A 3-D hologram image of the Queen - the first royal portrait of its kind - has been unveiled.
The image of the unsmiling Queen, by light artist Chris Levine, is tinged in blue light and appears to move as the viewer walks past.
It is suspended between two panes of glass and mounted in a darkened room at The Jersey Museum.
Jersey Heritage Trust commissioned the work to celebrate 800 years of the island's loyalty to the Crown.
In the image the Queen wears a white ermine cape, a string of pearls and the famous Diamond Diadem.
"We tried every one of her capes," Levine said. "When she put on the ermine, the moment had arrived. I knew then that was the image.
"There was something about it. It was incredible. I think we all felt it."
The crown, made for King George IV, was worn by the Queen for her Coronation procession in 1953 and is the one depicted on UK stamps and bank notes.
To create the image, Levine took more than 10,000 images of the monarch during two sittings in the
Yellow Drawing Room of Buckingham Palace before selecting the ones for the final hologram.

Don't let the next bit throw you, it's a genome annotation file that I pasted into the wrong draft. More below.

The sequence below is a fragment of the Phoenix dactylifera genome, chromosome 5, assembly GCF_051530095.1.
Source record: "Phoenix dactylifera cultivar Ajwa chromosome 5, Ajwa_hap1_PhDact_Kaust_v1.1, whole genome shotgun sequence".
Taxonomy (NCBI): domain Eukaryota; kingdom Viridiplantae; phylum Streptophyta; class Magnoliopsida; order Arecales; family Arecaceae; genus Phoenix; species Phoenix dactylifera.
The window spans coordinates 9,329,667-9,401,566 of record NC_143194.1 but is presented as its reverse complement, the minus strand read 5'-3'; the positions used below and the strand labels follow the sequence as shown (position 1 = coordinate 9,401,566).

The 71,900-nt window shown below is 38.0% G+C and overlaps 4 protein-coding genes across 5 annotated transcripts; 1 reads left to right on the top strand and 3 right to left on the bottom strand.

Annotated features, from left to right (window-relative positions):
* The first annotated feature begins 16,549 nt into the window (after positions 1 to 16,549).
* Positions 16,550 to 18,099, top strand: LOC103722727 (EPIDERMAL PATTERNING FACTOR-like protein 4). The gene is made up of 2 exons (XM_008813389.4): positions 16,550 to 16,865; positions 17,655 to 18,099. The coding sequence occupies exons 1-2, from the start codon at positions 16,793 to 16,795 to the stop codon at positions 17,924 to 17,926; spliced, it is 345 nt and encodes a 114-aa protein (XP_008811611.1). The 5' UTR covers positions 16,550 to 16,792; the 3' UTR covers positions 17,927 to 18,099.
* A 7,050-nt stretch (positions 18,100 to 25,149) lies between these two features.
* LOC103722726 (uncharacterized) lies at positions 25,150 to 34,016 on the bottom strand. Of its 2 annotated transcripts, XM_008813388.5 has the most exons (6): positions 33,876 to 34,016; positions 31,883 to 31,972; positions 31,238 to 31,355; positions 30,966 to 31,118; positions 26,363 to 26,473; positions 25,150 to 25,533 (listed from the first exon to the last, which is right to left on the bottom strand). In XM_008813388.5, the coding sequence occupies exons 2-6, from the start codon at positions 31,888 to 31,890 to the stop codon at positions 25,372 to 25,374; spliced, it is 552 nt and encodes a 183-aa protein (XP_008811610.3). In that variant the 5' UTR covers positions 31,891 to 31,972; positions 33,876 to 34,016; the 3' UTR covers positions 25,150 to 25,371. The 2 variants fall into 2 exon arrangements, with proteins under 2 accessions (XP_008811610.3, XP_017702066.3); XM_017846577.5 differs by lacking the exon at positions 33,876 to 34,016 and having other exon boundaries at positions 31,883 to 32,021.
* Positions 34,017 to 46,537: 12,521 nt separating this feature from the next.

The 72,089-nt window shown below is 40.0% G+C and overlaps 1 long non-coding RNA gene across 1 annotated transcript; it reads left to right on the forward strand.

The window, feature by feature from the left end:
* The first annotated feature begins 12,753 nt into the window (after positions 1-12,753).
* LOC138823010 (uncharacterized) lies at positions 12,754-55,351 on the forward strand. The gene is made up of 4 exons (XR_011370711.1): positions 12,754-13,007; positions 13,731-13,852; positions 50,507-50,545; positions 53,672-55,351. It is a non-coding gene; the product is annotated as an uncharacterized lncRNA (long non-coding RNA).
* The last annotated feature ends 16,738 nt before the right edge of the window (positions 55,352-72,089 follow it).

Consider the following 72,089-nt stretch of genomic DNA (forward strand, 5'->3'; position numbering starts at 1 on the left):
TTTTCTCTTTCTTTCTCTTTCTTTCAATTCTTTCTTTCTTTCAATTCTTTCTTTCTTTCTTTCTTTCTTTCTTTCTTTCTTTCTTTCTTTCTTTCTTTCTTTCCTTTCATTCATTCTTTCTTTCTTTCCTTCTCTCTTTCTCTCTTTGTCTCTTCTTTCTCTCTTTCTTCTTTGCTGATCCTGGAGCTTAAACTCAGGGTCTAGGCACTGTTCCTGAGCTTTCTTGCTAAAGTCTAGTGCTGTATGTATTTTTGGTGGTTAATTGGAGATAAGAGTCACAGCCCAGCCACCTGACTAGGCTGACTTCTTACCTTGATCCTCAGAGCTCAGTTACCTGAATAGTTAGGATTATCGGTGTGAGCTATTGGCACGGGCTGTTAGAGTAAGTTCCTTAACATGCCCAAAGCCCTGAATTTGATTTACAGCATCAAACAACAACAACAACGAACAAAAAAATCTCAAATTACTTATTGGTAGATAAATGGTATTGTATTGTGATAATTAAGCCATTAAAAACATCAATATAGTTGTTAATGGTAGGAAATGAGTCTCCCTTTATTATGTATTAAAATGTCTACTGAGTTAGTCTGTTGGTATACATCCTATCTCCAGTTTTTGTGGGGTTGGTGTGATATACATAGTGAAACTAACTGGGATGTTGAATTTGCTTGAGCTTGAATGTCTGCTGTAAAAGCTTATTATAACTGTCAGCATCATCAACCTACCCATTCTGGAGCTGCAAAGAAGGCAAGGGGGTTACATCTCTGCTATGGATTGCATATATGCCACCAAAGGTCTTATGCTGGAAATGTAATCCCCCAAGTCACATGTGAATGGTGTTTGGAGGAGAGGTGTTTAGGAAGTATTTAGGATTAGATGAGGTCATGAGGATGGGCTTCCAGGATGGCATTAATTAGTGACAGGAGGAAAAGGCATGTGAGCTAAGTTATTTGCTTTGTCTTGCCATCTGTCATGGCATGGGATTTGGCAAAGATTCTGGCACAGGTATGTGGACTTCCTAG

Levine said the Queen was "surprisingly well informed" about modern processes of portrait making.
"She took to it very well. We were able to chat about how far technology had moved on.
"I showed her the work in progress and we chose the image together.
He added: "It shows calmness and inner strength. It expresses the notion of Equanimity - the name of the piece."
Christopher Lloyd, who holds the title of Surveyor of the Queen's Pictures, said it was a landmark in royal portraits.
"People will enjoy moving across and seeing the figure move. It's rather haunting - a living presence."
Equanimity was unveiled by the Prince of Wales during a visit to the Channel Islands on Tuesday.
It cost the Jersey government £150,000 and will be exhibited at The Jersey Museum in St Helier until 23 June before going on permanent display at Mont Orgueil on the island.
An identical copy of the holographic light portrait will be exhibited at The Queen's Gallery, Buckingham Palace, from 17 July to 3 October.
Levine has previously worked with fashion designer Stella McCartney, the brands Swarovski and Cartier, and designed laser elements for one of Massive Attack's tours.
His other creations include a hologram of an Absolut vodka bottle, tinted a similar blue to the Queen, and 3-D images of Oasis frontman Liam Gallagher and Keith Flint from The Prodigy.